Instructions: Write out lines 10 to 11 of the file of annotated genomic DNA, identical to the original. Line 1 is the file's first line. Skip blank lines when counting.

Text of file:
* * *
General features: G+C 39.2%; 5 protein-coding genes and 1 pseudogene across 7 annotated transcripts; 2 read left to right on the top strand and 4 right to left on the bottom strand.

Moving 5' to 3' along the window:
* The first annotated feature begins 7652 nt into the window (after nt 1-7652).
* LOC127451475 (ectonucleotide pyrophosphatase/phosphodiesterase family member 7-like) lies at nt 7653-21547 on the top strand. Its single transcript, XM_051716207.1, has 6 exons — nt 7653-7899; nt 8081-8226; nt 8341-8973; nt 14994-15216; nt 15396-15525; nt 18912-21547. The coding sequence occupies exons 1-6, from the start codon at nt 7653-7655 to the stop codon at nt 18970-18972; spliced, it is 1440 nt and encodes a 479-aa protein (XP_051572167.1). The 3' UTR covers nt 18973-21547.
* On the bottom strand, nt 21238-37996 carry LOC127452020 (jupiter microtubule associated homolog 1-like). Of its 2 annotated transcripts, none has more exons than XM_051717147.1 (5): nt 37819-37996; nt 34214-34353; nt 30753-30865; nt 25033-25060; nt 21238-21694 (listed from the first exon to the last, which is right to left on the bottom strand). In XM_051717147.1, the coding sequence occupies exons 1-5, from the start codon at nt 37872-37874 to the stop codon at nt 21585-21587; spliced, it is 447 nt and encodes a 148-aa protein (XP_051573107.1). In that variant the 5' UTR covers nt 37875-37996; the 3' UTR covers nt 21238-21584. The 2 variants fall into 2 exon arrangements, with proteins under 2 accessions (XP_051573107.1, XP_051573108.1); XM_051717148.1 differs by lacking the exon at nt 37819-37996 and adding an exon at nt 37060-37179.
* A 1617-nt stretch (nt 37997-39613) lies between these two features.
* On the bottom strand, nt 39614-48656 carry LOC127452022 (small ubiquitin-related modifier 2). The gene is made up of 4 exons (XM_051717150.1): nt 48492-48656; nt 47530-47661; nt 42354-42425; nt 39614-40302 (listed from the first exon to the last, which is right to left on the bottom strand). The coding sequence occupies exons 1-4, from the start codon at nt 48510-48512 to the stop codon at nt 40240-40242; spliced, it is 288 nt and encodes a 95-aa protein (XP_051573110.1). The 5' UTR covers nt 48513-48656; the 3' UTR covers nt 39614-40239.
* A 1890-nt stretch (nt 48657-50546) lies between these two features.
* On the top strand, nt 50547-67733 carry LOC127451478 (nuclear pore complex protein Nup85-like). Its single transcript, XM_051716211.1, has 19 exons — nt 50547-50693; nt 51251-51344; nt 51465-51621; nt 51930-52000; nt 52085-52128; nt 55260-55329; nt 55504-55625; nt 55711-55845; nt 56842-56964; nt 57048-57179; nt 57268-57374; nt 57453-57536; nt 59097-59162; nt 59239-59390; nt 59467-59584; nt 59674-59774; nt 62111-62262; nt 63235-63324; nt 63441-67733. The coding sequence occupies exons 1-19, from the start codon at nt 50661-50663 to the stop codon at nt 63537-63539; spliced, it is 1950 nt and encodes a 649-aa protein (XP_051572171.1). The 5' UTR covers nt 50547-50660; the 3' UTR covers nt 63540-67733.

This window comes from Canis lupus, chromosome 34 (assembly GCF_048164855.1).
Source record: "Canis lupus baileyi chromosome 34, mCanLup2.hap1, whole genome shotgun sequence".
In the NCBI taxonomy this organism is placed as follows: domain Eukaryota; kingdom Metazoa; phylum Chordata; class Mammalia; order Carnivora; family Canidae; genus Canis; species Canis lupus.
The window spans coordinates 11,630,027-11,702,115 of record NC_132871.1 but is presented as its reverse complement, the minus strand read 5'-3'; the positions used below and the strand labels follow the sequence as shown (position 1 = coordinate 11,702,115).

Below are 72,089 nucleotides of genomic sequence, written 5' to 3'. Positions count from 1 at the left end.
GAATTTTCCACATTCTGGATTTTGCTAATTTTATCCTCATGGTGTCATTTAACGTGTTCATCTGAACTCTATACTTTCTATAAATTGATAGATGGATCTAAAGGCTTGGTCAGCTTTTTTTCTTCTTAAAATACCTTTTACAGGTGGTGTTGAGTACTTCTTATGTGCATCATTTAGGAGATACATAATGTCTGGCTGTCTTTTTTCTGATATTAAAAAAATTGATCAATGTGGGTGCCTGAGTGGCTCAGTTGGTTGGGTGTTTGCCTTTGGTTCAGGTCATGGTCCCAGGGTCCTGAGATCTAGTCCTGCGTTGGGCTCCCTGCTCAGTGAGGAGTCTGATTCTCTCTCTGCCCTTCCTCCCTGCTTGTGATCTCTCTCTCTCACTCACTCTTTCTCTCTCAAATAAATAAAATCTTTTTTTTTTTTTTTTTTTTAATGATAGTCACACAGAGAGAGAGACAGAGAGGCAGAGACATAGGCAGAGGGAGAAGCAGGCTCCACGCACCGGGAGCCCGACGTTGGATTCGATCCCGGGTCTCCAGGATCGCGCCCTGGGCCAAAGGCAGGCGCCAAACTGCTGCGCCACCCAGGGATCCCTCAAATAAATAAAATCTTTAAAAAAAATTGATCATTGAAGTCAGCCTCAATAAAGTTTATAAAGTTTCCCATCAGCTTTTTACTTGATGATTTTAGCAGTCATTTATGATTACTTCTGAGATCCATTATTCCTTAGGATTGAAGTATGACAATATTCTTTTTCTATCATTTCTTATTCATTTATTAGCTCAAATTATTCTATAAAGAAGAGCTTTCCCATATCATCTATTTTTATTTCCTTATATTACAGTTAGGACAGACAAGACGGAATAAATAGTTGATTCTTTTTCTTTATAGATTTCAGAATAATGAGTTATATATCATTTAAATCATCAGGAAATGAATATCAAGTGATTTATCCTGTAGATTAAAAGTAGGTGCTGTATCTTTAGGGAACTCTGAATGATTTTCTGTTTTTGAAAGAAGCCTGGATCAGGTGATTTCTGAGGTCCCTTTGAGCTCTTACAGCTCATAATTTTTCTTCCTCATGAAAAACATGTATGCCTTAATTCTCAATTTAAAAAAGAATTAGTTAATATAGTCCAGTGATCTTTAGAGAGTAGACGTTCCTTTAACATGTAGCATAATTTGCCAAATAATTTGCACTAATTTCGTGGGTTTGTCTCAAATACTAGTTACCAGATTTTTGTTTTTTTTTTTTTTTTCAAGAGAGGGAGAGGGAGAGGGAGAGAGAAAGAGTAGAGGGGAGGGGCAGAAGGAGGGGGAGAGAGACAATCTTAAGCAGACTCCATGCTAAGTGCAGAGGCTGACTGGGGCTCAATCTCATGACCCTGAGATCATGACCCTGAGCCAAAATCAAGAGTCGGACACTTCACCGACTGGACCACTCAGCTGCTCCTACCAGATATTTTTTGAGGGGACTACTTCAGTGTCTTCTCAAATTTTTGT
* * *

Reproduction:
This window comes from Canis lupus, chromosome 34 (assembly GCF_048164855.1).
Source record: "Canis lupus baileyi chromosome 34, mCanLup2.hap1, whole genome shotgun sequence".